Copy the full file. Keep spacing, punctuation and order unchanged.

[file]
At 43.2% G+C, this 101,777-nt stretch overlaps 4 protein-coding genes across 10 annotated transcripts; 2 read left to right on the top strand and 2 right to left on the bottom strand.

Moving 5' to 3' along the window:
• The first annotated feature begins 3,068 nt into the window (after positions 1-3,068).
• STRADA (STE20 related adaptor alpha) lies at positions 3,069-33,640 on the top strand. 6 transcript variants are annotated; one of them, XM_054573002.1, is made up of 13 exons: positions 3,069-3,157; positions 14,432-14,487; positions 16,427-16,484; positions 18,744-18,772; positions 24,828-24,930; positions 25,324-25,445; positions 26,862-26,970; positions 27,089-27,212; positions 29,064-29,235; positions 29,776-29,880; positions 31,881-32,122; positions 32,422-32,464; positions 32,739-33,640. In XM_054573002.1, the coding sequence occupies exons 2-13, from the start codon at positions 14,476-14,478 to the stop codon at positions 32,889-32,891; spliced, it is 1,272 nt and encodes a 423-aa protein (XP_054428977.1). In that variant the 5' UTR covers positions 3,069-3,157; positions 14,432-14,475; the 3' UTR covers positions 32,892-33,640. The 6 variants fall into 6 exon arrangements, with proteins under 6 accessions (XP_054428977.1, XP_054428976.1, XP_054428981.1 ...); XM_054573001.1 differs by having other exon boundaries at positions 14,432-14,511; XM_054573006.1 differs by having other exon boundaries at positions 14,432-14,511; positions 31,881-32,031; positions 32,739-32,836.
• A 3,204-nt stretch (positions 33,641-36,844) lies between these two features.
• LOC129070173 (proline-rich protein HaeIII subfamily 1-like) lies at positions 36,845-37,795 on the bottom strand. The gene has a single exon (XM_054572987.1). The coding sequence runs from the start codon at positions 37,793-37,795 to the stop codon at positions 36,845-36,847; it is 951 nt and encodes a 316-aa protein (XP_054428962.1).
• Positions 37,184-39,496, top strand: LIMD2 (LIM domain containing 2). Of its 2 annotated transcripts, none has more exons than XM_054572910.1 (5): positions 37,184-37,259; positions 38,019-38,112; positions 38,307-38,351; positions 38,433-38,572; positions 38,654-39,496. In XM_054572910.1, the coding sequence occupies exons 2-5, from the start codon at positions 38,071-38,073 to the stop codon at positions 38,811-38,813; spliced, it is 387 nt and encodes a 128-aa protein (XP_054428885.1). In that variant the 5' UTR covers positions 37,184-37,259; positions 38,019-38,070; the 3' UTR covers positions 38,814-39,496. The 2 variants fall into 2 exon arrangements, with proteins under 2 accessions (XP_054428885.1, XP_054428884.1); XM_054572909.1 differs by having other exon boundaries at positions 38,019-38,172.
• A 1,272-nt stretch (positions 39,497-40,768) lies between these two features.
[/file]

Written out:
At 43.2% G+C, this 101,777-nt stretch overlaps 4 protein-coding genes across 10 annotated transcripts; 2 read left to right on the top strand and 2 right to left on the bottom strand.

Moving 5' to 3' along the window:
• The first annotated feature begins 3,068 nt into the window (after positions 1-3,068).
• STRADA (STE20 related adaptor alpha) lies at positions 3,069-33,640 on the top strand. 6 transcript variants are annotated; one of them, XM_054573002.1, is made up of 13 exons: positions 3,069-3,157; positions 14,432-14,487; positions 16,427-16,484; positions 18,744-18,772; positions 24,828-24,930; positions 25,324-25,445; positions 26,862-26,970; positions 27,089-27,212; positions 29,064-29,235; positions 29,776-29,880; positions 31,881-32,122; positions 32,422-32,464; positions 32,739-33,640. In XM_054573002.1, the coding sequence occupies exons 2-13, from the start codon at positions 14,476-14,478 to the stop codon at positions 32,889-32,891; spliced, it is 1,272 nt and encodes a 423-aa protein (XP_054428977.1). In that variant the 5' UTR covers positions 3,069-3,157; positions 14,432-14,475; the 3' UTR covers positions 32,892-33,640. The 6 variants fall into 6 exon arrangements, with proteins under 6 accessions (XP_054428977.1, XP_054428976.1, XP_054428981.1 ...); XM_054573001.1 differs by having other exon boundaries at positions 14,432-14,511; XM_054573006.1 differs by having other exon boundaries at positions 14,432-14,511; positions 31,881-32,031; positions 32,739-32,836.
• A 3,204-nt stretch (positions 33,641-36,844) lies between these two features.
• LOC129070173 (proline-rich protein HaeIII subfamily 1-like) lies at positions 36,845-37,795 on the bottom strand. The gene has a single exon (XM_054572987.1). The coding sequence runs from the start codon at positions 37,793-37,795 to the stop codon at positions 36,845-36,847; it is 951 nt and encodes a 316-aa protein (XP_054428962.1).
• Positions 37,184-39,496, top strand: LIMD2 (LIM domain containing 2). Of its 2 annotated transcripts, none has more exons than XM_054572910.1 (5): positions 37,184-37,259; positions 38,019-38,112; positions 38,307-38,351; positions 38,433-38,572; positions 38,654-39,496. In XM_054572910.1, the coding sequence occupies exons 2-5, from the start codon at positions 38,071-38,073 to the stop codon at positions 38,811-38,813; spliced, it is 387 nt and encodes a 128-aa protein (XP_054428885.1). In that variant the 5' UTR covers positions 37,184-37,259; positions 38,019-38,070; the 3' UTR covers positions 38,814-39,496. The 2 variants fall into 2 exon arrangements, with proteins under 2 accessions (XP_054428885.1, XP_054428884.1); XM_054572909.1 differs by having other exon boundaries at positions 38,019-38,172.
• A 1,272-nt stretch (positions 39,497-40,768) lies between these two features.